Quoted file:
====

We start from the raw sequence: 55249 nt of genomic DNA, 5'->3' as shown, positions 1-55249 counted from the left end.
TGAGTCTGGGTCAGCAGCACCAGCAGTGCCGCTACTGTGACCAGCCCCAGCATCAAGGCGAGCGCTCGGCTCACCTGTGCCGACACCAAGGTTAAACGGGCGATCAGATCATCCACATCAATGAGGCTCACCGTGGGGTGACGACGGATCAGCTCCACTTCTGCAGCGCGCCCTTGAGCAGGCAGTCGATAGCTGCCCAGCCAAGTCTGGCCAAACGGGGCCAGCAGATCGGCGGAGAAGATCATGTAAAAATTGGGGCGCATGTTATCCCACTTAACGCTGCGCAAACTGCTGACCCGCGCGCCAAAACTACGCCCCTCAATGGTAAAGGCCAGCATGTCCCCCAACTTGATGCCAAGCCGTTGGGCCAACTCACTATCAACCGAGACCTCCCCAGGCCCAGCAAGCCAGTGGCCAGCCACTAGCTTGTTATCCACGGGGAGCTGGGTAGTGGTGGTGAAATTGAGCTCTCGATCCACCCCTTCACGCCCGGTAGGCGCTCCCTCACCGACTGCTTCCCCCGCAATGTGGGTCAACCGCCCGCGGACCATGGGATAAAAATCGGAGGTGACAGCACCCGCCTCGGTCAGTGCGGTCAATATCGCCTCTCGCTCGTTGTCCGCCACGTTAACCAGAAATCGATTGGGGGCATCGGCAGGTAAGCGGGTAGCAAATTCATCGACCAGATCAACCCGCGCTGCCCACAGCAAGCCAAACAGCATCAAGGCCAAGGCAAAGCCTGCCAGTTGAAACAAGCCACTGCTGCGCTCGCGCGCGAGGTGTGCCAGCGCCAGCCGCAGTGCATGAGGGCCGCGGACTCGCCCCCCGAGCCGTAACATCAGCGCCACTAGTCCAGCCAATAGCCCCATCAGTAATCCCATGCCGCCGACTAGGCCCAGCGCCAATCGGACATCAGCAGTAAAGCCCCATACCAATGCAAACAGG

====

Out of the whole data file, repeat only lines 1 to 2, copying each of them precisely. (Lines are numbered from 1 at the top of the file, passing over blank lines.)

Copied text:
We start from the raw sequence: 55249 nt of genomic DNA, 5'->3' as shown, positions 1-55249 counted from the left end.
TGAGTCTGGGTCAGCAGCACCAGCAGTGCCGCTACTGTGACCAGCCCCAGCATCAAGGCGAGCGCTCGGCTCACCTGTGCCGACACCAAGGTTAAACGGGCGATCAGATCATCCACATCAATGAGGCTCACCGTGGGGTGACGACGGATCAGCTCCACTTCTGCAGCGCGCCCTTGAGCAGGCAGTCGATAGCTGCCCAGCCAAGTCTGGCCAAACGGGGCCAGCAGATCGGCGGAGAAGATCATGTAAAAATTGGGGCGCATGTTATCCCACTTAACGCTGCGCAAACTGCTGACCCGCGCGCCAAAACTACGCCCCTCAATGGTAAAGGCCAGCATGTCCCCCAACTTGATGCCAAGCCGTTGGGCCAACTCACTATCAACCGAGACCTCCCCAGGCCCAGCAAGCCAGTGGCCAGCCACTAGCTTGTTATCCACGGGGAGCTGGGTAGTGGTGGTGAAATTGAGCTCTCGATCCACCCCTTCACGCCCGGTAGGCGCTCCCTCACCGACTGCTTCCCCCGCAATGTGGGTCAACCGCCCGCGGACCATGGGATAAAAATCGGAGGTGACAGCACCCGCCTCGGTCAGTGCGGTCAATATCGCCTCTCGCTCGTTGTCCGCCACGTTAACCAGAAATCGATTGGGGGCATCGGCAGGTAAGCGGGTAGCAAATTCATCGACCAGATCAACCCGCGCTGCCCACAGCAAGCCAAACAGCATCAAGGCCAAGGCAAAGCCTGCCAGTTGAAACAAGCCACTGCTGCGCTCGCGCGCGAGGTGTGCCAGCGCCAGCCGCAGTGCATGAGGGCCGCGGACTCGCCCCCCGAGCCGTAACATCAGCGCCACTAGTCCAGCCAATAGCCCCATCAGTAATCCCATGCCGCCGACTAGGCCCAGCGCCAATCGGACATCAGCAGTAAAGCCCCATACCAATGCAAACAGG